A hardware router is distinguished from a software router by the fact that a software router is capable of executing general-purpose instructions.
We have different definitions, and thus will come to very different conclusions based on those definitions. To me, a software router means a router in which you install the software, and thus are in some sort of control over it, as opposed to a prepackaged all-in-one solution, where you (typically) aren't in control of anything other than its configuration. If you don't configure the software yourself, the router is essentially a black box, and whether it is using hardware-assisted routing or purely software routing doesn't significantly change the level of trust.
The reason the trust level doesn't change is that it is not really feasible to have a router that is incapable of running general-purpose instructions. Such a device cannot be configured usefully, except perhaps by swapping out a configuration ROM (which would be highly impractical in most real-world environments). I've seen lots of two-tier setups, where special-purpose hardware does the actual packet routing and a general-purpose CPU runs some sort of web or SNMP interface for configuring the device, but you still have a general-purpose CPU that can be attacked, and can then be told to reprogram those special-purpose devices to route or modify packets in a different way, up to and including diverting some portion of the traffic to a port on the general-purpose computer for deep packet inspection.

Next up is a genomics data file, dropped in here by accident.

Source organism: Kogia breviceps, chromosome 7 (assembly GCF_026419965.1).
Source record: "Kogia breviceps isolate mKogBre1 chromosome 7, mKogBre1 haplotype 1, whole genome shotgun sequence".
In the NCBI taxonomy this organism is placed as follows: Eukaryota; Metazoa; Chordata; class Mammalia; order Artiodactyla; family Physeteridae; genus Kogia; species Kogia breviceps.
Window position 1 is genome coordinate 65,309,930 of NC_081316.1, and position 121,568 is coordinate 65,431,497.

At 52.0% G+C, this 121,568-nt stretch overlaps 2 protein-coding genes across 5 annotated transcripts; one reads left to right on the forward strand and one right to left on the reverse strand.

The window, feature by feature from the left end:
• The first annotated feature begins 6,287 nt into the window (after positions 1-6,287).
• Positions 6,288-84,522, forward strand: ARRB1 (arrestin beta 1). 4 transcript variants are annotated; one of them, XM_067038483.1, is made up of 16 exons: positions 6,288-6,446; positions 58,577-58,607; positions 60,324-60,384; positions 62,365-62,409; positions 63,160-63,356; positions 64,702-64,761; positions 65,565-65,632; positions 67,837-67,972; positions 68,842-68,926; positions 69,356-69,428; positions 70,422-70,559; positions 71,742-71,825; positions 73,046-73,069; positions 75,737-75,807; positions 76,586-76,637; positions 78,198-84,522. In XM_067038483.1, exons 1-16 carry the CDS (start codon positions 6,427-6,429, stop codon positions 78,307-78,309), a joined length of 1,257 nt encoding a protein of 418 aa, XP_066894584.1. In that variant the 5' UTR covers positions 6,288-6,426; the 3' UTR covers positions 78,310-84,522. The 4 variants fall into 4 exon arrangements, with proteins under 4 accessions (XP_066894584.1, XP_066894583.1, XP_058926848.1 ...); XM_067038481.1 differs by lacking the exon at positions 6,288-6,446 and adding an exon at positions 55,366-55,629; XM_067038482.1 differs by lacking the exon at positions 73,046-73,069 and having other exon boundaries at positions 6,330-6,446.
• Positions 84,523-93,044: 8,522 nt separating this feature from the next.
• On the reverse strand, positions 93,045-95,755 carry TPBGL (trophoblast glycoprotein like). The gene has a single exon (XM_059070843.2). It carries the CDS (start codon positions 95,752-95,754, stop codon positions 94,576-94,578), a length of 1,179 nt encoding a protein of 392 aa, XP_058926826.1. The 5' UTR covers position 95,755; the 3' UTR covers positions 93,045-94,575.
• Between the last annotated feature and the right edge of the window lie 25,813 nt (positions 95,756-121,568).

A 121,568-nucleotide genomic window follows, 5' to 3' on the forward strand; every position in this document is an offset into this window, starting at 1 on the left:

Therefore, black-box hardware-assisted routing is no more secure than black-box pure-software routing. From a security perspective, the only things that matter are the extent to which the software is under your control and the extent to which you trust the software vendor.